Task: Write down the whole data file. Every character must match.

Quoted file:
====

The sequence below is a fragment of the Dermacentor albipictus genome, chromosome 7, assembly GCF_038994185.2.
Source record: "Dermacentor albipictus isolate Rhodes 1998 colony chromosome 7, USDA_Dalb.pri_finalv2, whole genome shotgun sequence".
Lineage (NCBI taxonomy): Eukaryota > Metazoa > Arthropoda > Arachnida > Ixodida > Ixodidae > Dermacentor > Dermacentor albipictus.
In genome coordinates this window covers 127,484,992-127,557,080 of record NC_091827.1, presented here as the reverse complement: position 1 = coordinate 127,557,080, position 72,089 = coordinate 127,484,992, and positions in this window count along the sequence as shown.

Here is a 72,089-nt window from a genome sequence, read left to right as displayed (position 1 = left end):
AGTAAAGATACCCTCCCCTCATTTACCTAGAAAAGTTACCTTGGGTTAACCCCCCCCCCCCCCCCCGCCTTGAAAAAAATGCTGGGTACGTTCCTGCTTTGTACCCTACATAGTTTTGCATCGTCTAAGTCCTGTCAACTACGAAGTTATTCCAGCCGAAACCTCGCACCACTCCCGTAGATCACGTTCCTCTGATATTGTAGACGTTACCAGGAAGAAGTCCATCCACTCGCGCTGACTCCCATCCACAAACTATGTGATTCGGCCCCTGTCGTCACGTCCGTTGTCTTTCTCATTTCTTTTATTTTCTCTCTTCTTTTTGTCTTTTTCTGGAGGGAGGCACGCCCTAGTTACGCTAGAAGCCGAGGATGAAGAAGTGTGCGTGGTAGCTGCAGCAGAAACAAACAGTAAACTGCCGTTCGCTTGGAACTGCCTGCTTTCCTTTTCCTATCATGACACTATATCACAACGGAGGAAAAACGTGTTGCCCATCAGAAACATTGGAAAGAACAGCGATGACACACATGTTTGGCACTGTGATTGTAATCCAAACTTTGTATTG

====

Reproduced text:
The sequence below is a fragment of the Dermacentor albipictus genome, chromosome 7, assembly GCF_038994185.2.
Source record: "Dermacentor albipictus isolate Rhodes 1998 colony chromosome 7, USDA_Dalb.pri_finalv2, whole genome shotgun sequence".
Lineage (NCBI taxonomy): Eukaryota > Metazoa > Arthropoda > Arachnida > Ixodida > Ixodidae > Dermacentor > Dermacentor albipictus.
In genome coordinates this window covers 127,484,992-127,557,080 of record NC_091827.1, presented here as the reverse complement: position 1 = coordinate 127,557,080, position 72,089 = coordinate 127,484,992, and positions in this window count along the sequence as shown.

Here is a 72,089-nt window from a genome sequence, read left to right as displayed (position 1 = left end):
AGTAAAGATACCCTCCCCTCATTTACCTAGAAAAGTTACCTTGGGTTAACCCCCCCCCCCCCCCCCGCCTTGAAAAAAATGCTGGGTACGTTCCTGCTTTGTACCCTACATAGTTTTGCATCGTCTAAGTCCTGTCAACTACGAAGTTATTCCAGCCGAAACCTCGCACCACTCCCGTAGATCACGTTCCTCTGATATTGTAGACGTTACCAGGAAGAAGTCCATCCACTCGCGCTGACTCCCATCCACAAACTATGTGATTCGGCCCCTGTCGTCACGTCCGTTGTCTTTCTCATTTCTTTTATTTTCTCTCTTCTTTTTGTCTTTTTCTGGAGGGAGGCACGCCCTAGTTACGCTAGAAGCCGAGGATGAAGAAGTGTGCGTGGTAGCTGCAGCAGAAACAAACAGTAAACTGCCGTTCGCTTGGAACTGCCTGCTTTCCTTTTCCTATCATGACACTATATCACAACGGAGGAAAAACGTGTTGCCCATCAGAAACATTGGAAAGAACAGCGATGACACACATGTTTGGCACTGTGATTGTAATCCAAACTTTGTATTG